As you can see in an image above, there are actually two different currencies in Cuba. Locals use Pesos, which are what they’re paid by the government, and use to buy rations of food and other necessities. These Pesos are used less like dollars and more like food stamps. The average monthly income in Pesos in Cuba equates to about $20 in America. The other currency, which is what travelers like Joey and I used, are CUCs, or convertible Pesos. A vast majority of Cubans are paid by the government, so they all make the same amount of money. Regardless of whether they’re a doctor or a doorman at a hotel, they get paid the same amount. The only exception to this are those who work in private enterprises like driving taxis, working at Paladars (the family-owned restaurants I mentioned above), or people like Rosalyn, our twenty-four year old tour guide. Since people in these positions are able to be paid/tipped in CUCs, it is actually more profitable to be a waiter in Cuba than a doctor.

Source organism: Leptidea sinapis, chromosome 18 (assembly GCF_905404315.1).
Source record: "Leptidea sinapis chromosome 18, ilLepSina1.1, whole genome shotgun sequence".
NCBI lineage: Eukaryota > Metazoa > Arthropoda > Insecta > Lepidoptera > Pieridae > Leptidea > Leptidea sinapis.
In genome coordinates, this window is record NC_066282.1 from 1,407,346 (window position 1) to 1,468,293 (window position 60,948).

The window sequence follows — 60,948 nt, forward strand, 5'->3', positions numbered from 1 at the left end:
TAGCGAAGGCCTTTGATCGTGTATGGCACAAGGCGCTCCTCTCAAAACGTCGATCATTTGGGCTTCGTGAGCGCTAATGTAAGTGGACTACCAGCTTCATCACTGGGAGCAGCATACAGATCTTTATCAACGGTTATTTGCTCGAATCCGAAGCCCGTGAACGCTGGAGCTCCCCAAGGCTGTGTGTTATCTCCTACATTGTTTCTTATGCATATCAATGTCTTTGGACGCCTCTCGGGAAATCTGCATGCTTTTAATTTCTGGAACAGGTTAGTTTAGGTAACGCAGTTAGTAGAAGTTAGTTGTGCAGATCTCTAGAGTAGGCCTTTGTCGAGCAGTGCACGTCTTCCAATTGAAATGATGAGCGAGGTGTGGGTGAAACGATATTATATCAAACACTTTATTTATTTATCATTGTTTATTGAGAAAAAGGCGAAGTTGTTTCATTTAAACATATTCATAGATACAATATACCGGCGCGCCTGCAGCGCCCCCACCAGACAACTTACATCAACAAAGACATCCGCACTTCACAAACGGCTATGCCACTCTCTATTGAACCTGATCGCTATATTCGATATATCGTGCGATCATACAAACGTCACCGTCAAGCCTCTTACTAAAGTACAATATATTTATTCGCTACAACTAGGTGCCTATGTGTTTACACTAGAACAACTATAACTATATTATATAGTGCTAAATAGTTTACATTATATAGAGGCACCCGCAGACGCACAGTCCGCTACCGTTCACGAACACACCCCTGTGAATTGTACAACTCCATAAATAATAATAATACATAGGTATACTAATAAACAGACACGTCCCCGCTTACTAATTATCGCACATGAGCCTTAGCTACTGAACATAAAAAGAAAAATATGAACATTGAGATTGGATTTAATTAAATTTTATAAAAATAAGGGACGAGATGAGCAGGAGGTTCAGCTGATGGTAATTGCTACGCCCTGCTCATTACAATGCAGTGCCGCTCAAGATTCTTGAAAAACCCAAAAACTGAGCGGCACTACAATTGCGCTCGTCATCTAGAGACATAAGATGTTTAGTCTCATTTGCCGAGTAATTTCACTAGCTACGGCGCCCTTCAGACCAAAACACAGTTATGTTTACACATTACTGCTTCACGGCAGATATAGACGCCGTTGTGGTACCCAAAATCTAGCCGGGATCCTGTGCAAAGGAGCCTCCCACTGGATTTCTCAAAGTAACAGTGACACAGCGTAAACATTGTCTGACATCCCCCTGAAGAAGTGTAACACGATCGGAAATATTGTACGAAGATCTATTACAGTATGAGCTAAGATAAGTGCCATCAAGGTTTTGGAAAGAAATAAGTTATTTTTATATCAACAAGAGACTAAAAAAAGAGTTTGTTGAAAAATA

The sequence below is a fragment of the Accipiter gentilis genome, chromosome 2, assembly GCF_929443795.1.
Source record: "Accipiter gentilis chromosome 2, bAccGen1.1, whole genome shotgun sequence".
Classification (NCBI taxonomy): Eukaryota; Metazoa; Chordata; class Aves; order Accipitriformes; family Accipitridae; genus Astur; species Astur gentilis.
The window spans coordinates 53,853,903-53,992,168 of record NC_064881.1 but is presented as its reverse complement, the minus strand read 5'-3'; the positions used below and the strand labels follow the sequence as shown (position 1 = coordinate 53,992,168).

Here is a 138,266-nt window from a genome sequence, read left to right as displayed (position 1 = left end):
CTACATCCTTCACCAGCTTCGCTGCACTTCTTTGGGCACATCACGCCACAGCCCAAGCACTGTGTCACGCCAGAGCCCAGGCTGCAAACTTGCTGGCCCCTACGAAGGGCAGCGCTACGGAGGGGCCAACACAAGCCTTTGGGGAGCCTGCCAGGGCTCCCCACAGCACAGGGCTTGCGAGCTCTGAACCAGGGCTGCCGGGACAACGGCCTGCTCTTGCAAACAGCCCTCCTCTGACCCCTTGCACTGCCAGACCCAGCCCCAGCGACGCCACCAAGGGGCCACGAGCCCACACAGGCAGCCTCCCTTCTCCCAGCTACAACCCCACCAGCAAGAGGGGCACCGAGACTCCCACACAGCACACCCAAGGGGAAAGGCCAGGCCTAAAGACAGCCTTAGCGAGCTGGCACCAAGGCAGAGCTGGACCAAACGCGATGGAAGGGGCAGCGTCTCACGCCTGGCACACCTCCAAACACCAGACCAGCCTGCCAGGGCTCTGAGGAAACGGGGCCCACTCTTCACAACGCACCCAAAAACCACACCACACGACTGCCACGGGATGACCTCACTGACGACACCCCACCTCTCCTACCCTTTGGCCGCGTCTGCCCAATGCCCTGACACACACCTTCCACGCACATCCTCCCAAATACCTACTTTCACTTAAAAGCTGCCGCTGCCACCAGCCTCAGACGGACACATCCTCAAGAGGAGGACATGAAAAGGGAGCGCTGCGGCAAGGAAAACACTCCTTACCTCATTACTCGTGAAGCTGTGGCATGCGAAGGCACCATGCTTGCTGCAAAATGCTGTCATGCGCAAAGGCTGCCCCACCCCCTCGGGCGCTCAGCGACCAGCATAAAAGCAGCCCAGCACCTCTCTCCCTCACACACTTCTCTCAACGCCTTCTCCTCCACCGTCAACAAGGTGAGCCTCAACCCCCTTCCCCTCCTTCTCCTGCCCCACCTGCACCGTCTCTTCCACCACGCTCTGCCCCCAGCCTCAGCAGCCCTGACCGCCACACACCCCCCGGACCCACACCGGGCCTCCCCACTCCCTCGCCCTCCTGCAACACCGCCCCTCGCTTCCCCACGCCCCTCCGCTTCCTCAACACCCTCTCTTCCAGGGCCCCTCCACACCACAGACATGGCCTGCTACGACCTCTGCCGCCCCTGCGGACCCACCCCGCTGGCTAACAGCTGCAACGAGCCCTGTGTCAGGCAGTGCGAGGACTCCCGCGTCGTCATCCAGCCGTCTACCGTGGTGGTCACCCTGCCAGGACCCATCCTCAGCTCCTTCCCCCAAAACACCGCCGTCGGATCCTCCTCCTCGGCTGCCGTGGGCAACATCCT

This term is part of the everyday vernacular in Cuba, describing the difficult and, at times, hopeless circumstances for trying to get ahead and provide a life for yourself and follow your passions. It’s so difficult for Cubans to have the means to make a better life for themselves, so many of them are stuck in the grind of government pay and stagnant conditions. They are unable to afford cars or real estate and so much of their daily life is dedicated to commuting to and from a home they often share with three or more generations. Because 5 years of schooling is mandatory in Cuba, there is an incredible level of education there, but so few opportunities to apply these studies to make a profitable career. It seemed to me, that everyone in Cuba really wants the opportunity to explore private enterprises.
Life in Cuba